Rafael Kubelik was one of our foremost interpreters of Dvorak and other great Czech composers such as Smetana and Janacek. His critically acclaimed 1960's Dvorak symphony Deutsche Grammophon cycle was reissued several years ago as a budget-priced collection.
Two glorious Czech masterpieces are presented on this 2014 release from Alpha, performed on period instruments by the exceptional Anima Eterna Brugge, directed by Jos van Immerseel. Considering that Antonín Dvorák's Symphony No. 9 in E minor, "From the New World" was completed in 1893, and Leos Janácek's Sinfonietta dates from 1926, and the period instruments movement mostly has been concerned with Baroque and Classical era works, original instrumentation might strike some listeners as odd. Yet performances in the late 19th and early 20th centuries called for instruments that differ substantially in construction and tone quality from modern models, and the variety of timbres was much greater with handmade instruments than the homogenized sounds of today's mass-produced woodwinds and brass.
Liederabend "Wien-Prag-Berlin". Geografisch bilden Wien, Prag und Berlin gewissermaßen die Nord-Süd-Achse Mitteleuropas.
Historisch sind diese drei Metropolen schicksalsträchtig miteinander verbunden; für die Ambivalenz zwischen Freundschaft und Feindschaft geben die drei Jahrhunderte seit dem Barock ein beredtes Zeugnis. In der Musik besteht eine lange Tradition der gegenseitigen Befruchtung zwischen diesen Städten, die nicht zueltzt im kompositorischen Netzwerk zum Ausdruck kommt, in welchem die Schöpfer der von einer Berlinerin und einer Wienerin gesungenen Duette verbunden sind.
"…As far as sound goes, it's the best I've heard from Living Stereo and perhaps the best I've heard from my stereo period! The soloist to orchestra balance is just about perfectly even, which means the orchestra is considered an equal part by the engineers. I prefer that to the "I'm ready for my closeup now Mr De Mille" balance used by most producers in order to highlight the "STAR"." ~sa-cd.net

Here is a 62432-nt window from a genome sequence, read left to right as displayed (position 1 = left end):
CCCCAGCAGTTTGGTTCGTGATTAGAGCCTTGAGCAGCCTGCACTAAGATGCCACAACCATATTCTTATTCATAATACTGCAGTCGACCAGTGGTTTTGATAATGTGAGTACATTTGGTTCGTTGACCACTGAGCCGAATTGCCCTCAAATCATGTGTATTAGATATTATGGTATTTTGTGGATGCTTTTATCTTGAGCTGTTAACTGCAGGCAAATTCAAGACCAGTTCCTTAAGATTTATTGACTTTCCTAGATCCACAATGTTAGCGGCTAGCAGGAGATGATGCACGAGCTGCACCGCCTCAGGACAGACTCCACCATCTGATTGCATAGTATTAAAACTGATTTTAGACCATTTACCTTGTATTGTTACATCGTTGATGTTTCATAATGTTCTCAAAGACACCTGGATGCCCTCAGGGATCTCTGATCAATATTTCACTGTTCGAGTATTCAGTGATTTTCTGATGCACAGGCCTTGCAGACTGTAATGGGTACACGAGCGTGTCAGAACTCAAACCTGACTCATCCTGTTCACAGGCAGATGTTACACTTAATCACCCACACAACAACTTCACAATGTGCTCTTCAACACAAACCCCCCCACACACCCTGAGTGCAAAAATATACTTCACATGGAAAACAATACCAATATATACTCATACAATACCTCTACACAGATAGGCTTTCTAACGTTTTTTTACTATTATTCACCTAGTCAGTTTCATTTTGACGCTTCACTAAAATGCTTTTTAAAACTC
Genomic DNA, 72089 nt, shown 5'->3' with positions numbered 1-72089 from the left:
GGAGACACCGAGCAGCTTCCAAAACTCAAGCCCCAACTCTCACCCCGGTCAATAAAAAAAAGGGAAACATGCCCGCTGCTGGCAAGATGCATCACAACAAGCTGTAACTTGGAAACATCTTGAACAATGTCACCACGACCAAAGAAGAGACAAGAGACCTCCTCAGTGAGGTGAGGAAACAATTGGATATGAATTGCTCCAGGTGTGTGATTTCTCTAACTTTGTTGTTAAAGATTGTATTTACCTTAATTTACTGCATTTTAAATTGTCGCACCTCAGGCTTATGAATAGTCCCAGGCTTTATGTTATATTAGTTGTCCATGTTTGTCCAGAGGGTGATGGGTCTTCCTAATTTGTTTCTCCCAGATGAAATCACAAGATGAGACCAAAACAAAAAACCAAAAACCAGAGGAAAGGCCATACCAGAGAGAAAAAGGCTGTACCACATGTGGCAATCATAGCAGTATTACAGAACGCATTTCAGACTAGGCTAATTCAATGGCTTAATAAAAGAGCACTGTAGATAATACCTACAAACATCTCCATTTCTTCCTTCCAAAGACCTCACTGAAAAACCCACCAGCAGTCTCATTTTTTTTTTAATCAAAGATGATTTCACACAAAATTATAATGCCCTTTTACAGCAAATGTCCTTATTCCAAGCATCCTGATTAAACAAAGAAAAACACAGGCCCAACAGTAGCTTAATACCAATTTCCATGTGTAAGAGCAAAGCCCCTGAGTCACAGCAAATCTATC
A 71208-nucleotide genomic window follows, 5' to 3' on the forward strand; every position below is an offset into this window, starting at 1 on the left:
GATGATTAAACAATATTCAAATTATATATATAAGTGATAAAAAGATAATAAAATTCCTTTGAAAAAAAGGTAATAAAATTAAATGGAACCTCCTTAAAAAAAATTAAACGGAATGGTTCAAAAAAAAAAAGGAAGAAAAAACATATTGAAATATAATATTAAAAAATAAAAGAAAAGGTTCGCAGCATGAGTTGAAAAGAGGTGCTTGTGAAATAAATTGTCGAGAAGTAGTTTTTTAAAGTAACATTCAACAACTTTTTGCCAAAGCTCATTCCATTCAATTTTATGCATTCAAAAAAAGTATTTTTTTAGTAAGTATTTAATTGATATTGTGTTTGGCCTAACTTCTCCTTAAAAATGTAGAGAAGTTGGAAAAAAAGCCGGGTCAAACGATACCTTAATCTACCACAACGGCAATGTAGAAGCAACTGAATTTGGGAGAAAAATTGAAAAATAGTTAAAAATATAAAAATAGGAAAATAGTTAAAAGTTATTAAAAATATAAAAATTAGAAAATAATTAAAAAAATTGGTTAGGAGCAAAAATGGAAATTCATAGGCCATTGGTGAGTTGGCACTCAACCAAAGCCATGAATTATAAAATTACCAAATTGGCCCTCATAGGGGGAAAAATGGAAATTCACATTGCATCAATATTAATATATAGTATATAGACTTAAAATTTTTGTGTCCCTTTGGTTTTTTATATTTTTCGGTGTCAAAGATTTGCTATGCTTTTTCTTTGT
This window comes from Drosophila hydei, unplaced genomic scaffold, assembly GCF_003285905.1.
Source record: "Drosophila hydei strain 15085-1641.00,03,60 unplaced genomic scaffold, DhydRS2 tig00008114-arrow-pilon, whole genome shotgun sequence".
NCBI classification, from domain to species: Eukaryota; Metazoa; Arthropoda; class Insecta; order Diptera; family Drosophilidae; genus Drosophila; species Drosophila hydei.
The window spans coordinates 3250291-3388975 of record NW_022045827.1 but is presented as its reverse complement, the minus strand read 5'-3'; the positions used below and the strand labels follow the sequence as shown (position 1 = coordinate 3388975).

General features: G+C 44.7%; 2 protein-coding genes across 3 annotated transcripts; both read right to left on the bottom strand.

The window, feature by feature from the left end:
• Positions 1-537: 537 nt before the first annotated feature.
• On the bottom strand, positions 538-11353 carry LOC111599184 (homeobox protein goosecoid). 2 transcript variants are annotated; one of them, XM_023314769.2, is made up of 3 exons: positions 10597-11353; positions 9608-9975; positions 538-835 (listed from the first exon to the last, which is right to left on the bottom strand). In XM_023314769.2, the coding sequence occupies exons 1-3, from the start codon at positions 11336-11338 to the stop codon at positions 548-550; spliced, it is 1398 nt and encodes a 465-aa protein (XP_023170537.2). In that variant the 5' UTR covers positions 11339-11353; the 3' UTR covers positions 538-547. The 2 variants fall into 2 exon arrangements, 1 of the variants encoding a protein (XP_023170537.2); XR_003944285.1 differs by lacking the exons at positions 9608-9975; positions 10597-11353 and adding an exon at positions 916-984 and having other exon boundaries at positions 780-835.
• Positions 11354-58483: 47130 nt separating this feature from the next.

Antonin Dvorák's Piano Quartet No. 2 is one of the greatest chamber works of the 19th century (as are many of Dvorák's chamber compositions). Written in 1889 at the request of his publisher Simrock, it is a big, bold work filled with the Czech master's trademark melodic fecundity, harmonic richness, and rhythmic vitality. The first movement is a soaring, outdoor allegro with an assertively optimistic main theme accented by Czech contours and Dvorák's love of mixing major and minor modes. The Lento movement's wistful main theme is played with a perfect mixture of passion and poise by cellist Yo-Yo Ma. The music alternates between passages of drama and delicacy in this, one of Dvorák's finest slow movements in any medium. The Scherzo's stately waltz is contrasted by a lively, up-tempo Czech country dance. The finale is a high-stepping, high-spirited allegro with a strong rhythmic pulse that relaxes for the beautifully lyrical second subject. The development is a satisfying combination of motivic variety and strict structural logic. Dvorák packs a lot of music into this movement that lasts less than seven minutes. Ma and colleagues Isaac Stern, Jaime Laredo, and Emanuel Ax bring the same excitement, virtuosity, and cohesiveness to this work as they did in their recordings of the Brahms piano quartets.